Online retailers customize prices to make you pay more

Nov 17, 2014, 8:37 AM | Updated: 8:37 am

Online shopping websites manipulate search results or modify prices without the consumer’s knowledge, leading to some shoppers paying more than others for the same product, a new study finds.

As the holiday shopping season gears up, online consumers may want to know the prices they pay depends on the user’s location, search history, device using or membership status — common practices called price discrimination and price steering.

And there is little the consumer can do about it.

Professors Christo Wilson, Alan Mislove and David Lazer of Northeastern University “examined 16 popular e-​​commerce sites (10 general retailers and six hotel and car rental sites) to measure two specific forms of personalization: price discrimination, in which a product’s price is customized to the user; and price steering, in which the order of search results are customized to the user,” reported a Northeastern press release.

“Overall, we find numerous instances of price steering and discrimination on a variety of top e-​​commerce sites,” the authors wrote, according to Northeastern.

Northeastern researchers found prices customized on four retail and five travel sites, “including cases where sites altered prices by hundreds of dollars. Overall, travel sites showed price inconsistencies in a higher percentage of cases, relative to the controls,” stated the Northeastern press release.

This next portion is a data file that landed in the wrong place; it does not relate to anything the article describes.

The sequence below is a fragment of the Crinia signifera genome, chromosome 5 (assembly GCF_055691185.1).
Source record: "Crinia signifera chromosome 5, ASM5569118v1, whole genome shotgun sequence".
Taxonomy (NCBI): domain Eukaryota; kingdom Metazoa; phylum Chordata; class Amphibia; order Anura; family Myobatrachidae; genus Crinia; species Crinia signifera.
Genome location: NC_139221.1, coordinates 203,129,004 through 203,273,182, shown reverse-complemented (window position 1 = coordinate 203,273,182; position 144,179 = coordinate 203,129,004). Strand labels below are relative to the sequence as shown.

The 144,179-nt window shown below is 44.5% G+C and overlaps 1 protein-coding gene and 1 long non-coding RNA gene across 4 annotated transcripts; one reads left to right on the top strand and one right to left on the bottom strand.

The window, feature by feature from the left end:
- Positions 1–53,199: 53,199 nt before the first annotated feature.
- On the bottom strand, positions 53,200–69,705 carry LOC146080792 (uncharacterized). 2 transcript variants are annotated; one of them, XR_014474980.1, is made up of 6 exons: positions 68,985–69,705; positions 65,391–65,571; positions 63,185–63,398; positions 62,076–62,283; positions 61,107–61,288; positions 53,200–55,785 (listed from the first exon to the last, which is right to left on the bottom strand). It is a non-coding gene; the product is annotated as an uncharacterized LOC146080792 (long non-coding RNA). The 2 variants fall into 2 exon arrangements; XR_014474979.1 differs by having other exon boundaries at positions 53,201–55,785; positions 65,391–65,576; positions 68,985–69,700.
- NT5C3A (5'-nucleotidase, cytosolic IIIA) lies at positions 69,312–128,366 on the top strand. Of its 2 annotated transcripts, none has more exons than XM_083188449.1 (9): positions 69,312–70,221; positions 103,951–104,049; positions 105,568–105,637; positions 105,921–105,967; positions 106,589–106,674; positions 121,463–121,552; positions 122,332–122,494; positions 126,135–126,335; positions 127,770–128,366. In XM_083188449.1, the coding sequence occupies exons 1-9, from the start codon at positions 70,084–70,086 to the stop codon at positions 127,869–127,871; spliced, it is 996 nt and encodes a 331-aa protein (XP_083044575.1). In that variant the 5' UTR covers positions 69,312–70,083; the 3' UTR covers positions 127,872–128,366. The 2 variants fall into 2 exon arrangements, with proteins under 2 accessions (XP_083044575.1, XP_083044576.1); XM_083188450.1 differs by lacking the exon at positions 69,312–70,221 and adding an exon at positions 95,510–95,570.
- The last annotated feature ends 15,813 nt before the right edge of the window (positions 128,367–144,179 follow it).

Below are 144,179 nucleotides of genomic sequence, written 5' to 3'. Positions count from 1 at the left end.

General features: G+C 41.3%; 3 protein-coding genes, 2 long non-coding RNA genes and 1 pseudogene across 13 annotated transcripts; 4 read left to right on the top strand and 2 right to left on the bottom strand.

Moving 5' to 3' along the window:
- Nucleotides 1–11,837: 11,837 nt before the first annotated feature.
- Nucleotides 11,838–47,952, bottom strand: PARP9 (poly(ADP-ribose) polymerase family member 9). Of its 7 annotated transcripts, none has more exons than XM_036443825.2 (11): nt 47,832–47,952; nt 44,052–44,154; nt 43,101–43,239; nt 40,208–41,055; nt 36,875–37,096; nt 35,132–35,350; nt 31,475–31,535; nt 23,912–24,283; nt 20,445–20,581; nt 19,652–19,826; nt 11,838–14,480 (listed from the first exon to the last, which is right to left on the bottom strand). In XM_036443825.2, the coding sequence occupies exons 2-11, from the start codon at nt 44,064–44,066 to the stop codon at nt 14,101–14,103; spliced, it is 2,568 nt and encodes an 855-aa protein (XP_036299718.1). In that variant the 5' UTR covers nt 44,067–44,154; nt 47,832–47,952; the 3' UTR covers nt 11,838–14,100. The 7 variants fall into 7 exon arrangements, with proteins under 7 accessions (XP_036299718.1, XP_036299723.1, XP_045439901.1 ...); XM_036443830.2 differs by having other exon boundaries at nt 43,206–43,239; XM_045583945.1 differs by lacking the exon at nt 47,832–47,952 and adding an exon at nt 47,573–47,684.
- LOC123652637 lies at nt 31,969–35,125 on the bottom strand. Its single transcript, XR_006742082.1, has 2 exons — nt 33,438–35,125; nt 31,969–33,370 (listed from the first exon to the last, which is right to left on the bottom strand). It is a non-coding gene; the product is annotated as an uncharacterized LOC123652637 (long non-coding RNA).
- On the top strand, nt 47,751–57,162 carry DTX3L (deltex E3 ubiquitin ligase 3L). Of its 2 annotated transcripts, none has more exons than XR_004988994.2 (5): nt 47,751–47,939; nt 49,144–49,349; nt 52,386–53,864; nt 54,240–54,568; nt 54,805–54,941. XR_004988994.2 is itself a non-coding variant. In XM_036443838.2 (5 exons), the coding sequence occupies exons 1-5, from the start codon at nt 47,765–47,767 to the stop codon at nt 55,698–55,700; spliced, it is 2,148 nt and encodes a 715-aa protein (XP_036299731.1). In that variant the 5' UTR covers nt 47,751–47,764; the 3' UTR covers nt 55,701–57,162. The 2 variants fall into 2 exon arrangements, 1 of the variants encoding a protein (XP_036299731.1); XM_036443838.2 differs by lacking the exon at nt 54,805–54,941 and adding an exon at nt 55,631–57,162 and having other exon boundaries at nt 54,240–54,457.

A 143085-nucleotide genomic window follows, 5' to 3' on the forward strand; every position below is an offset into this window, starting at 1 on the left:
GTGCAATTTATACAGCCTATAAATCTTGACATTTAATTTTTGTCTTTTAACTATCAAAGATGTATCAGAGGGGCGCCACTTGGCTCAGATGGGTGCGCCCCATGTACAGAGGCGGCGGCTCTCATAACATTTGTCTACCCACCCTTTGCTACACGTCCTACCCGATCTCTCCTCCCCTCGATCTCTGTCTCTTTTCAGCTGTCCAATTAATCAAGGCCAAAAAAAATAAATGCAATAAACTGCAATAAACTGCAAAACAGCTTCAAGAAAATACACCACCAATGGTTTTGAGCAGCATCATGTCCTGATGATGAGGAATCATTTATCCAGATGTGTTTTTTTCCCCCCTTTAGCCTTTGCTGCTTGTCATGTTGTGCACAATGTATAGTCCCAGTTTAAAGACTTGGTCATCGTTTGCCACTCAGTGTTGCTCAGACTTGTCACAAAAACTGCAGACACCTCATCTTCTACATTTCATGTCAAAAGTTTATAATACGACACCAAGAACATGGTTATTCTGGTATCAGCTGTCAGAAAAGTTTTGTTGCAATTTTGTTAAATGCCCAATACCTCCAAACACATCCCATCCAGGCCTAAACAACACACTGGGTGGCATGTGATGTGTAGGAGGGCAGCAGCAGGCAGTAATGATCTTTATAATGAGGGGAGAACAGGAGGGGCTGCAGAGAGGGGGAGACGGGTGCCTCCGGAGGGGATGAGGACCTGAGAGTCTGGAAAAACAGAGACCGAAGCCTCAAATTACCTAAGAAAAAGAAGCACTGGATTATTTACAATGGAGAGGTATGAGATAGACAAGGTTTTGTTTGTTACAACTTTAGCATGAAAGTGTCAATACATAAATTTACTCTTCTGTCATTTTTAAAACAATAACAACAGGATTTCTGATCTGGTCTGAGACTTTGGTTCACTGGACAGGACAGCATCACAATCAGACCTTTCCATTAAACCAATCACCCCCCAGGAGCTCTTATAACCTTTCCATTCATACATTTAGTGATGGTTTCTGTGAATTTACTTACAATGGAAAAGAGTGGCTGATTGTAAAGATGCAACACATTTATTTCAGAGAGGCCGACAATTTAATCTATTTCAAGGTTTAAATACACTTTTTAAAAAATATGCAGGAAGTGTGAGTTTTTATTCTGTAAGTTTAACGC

“For instance, the study found, users logged in to Cheaptickets and Orbitz saw lower hotel prices than shoppers who were not registered with the sites. Home Depot shoppers on mobile devices saw higher prices than users browsing on desktops. Some searchers on Expedia and consistently received higher-priced options, a result of randomized testing by the websites. Shoppers at Sears, Walmart, Priceline and others received results in a different order than control groups,” reported Time.

“Earlier reports had documented individual quirks: Staples might charge you $1.50 more for a stapler depending on your ZIP code. The CEO of Orbitz once acknowledged steering Mac users to fancier hotels,” said Dan Weissman of Marketplace.

The Wall Street Journal in 2012 did a study on price discrimination and discovered that “prices change, products get swapped out, wording is modified, and there is little way for the typical website user to spot it when it happens.”

Researchers say that price discrimination is an economic reality. “Regular shops routinely adjust their prices to account for local demand, competition, store location and so on. Nobody is surprised if, say, a gallon of gas is cheaper at the same chain, one town over,” stated the journal.

In his Washington Post article, researcher Christo Wilson said that consumers could do some basic things to beat the retailer ploy. “If you are looking for the best deals and are willing to work for it, we recommend searching for products in your normal desktop browser, an incognito or private browser window and your mobile device,” he wrote.